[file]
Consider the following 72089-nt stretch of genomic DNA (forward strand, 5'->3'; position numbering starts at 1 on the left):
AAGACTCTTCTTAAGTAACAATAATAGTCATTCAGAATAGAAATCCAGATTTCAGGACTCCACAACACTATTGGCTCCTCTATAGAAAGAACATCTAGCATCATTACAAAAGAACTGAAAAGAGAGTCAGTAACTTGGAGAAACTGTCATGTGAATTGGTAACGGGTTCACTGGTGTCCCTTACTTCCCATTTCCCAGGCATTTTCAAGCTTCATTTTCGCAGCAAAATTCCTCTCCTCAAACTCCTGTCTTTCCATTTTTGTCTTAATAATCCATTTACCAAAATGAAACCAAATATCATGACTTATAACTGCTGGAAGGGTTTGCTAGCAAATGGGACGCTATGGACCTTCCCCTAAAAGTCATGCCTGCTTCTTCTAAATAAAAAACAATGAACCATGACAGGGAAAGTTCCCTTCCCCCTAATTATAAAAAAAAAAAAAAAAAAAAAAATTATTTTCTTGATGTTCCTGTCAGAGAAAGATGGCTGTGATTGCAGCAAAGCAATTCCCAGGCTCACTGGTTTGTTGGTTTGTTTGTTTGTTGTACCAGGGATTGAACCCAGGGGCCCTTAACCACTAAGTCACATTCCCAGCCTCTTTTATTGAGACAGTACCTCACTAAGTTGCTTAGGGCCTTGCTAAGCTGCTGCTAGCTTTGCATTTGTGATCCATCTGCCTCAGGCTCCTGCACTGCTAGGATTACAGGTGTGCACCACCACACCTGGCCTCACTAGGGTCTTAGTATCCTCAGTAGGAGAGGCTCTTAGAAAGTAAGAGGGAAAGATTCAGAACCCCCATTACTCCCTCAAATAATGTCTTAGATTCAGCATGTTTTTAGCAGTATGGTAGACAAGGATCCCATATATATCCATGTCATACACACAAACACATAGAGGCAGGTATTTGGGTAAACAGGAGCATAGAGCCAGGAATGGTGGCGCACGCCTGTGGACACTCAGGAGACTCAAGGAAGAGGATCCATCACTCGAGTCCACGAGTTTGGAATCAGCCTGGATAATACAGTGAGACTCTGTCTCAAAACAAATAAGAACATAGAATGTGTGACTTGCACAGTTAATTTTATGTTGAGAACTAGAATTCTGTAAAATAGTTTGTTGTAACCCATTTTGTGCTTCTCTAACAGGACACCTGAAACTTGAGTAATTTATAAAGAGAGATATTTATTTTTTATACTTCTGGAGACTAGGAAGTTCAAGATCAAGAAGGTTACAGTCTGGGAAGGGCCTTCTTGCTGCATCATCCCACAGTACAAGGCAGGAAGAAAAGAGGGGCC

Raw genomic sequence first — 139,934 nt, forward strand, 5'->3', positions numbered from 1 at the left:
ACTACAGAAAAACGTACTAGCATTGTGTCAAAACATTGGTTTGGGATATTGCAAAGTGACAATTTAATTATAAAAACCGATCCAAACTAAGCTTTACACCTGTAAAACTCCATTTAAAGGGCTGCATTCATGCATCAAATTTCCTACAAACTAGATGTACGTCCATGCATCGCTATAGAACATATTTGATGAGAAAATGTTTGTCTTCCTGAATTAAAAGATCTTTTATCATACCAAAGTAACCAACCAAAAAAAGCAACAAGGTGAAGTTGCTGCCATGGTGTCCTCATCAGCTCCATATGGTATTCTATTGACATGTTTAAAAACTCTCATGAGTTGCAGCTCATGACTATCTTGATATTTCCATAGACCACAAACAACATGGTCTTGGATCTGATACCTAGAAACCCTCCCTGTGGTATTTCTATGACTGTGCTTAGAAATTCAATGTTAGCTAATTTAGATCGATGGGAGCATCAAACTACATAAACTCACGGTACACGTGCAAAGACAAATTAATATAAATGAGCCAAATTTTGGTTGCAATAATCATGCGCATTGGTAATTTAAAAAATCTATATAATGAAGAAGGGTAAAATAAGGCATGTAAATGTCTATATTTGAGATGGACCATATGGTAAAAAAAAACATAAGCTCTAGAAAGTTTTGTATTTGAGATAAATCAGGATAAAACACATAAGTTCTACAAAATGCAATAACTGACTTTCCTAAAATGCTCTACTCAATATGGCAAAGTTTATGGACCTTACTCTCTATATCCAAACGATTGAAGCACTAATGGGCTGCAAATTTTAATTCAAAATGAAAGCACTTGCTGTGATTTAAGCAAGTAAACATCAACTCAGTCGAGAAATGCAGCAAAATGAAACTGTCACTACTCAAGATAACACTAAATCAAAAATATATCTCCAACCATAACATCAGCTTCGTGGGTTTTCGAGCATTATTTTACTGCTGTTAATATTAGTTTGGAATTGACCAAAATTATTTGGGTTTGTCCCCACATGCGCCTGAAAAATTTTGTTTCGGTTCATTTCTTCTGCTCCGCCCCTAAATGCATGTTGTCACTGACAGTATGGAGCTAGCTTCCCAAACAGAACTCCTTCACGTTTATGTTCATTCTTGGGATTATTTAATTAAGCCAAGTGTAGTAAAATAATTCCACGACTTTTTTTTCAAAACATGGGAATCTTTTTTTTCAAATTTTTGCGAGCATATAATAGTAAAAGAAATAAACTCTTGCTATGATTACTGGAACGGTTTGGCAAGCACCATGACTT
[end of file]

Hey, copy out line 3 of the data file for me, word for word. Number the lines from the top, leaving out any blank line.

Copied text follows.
Raw genomic sequence first — 139,934 nt, forward strand, 5'->3', positions numbered from 1 at the left: